Few directors working today have developed as distinctive a style as Tarantino. When you walk into one of his movies or pop one into the ol’ DVD player, you pretty much know what you’re going to get: genre riffs, an endless amount of pop culture references, elaborate dialogue sequences, a meticulously curated soundtrack, plenty of blood and violence and…well, just take a look at this handy slideshow. The point is that you probably have already decided what you think of Tarantino as a director, and whether you think he’s a modern visionary or a self-indulgent hack, Django Unchained, his latest cinematic pop art confection, is unlikely to change your opinion. Though some of his stylistic tendencies don’t surface here (gone is the usual segmented format, and his foot fetish is thankfully kept to a minimum), the spaghetti western homage is signature Tarantino.
The theme of revenge has been one of the biggest constants throughout Tarantino’s career. This time around, he sets his sights on slavery in the American antebellum South with a tale of a freed-slave-turned-bounty-hunter intent on rescuing his wife from a sadistic plantation owner. It’s a thorny topic, though one not tackled nearly often enough in film, and the question of whether Tarantino is being disrespectful in using this ugly, still-painful time in American history as the basis for a revenge fantasy is certainly valid (in fact, director Spike Lee has already voiced his opposition to the movie and vowed to boycott it). Still, there’s something refreshing about Tarantino’s unflinching, in-your-face approach to the subject, his refusal to soften the blow for fear of offending audiences, and at least he’s open about the element of exploitation that inherently comes with depicting something like this onscreen (what exactly makes Django any more exploitative than, say, The Help?). To be sure, this is not exactly the most comfortable experience you’ll have at the theater this year; some scenes, like ones involving a pack of dogs and Mandingo fighting, are downright excruciating to watch. If you can stomach the brutality, however, it is a giddy, visceral and ultimately rewarding ride.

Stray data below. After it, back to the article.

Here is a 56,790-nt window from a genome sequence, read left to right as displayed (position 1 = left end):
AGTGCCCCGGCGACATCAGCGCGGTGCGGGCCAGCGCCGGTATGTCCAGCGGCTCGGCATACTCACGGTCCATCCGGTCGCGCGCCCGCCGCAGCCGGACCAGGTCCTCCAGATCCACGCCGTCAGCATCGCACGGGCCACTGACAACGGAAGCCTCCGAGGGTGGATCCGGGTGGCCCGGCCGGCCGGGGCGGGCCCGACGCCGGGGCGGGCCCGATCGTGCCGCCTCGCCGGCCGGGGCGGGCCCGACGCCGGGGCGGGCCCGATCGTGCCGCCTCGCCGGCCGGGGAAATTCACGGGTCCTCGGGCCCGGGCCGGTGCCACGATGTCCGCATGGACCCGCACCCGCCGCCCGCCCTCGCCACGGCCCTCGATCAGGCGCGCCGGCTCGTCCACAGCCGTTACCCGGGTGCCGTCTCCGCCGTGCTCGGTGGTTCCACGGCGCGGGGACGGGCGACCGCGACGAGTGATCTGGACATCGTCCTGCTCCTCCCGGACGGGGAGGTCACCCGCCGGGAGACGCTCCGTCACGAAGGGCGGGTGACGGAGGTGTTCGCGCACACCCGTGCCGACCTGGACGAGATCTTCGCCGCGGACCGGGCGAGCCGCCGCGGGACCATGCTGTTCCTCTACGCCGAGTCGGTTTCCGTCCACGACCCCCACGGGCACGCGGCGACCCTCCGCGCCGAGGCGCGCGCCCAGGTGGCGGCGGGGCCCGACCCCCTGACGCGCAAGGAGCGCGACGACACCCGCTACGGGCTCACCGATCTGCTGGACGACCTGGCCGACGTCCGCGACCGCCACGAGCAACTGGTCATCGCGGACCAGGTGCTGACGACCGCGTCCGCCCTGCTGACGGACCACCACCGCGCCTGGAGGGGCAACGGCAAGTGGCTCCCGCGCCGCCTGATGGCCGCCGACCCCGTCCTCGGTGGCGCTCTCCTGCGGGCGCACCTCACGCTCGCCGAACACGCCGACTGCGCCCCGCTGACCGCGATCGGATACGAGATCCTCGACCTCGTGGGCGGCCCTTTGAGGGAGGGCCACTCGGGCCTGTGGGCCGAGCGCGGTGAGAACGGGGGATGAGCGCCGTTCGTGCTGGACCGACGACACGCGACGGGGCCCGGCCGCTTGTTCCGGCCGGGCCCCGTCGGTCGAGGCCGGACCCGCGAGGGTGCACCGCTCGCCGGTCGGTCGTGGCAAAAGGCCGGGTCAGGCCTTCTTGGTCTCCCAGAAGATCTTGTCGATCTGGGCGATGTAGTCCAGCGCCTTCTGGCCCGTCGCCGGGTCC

Honestly, if you’re relying on this man to teach you about slavery, I think we have some other problems to worry about.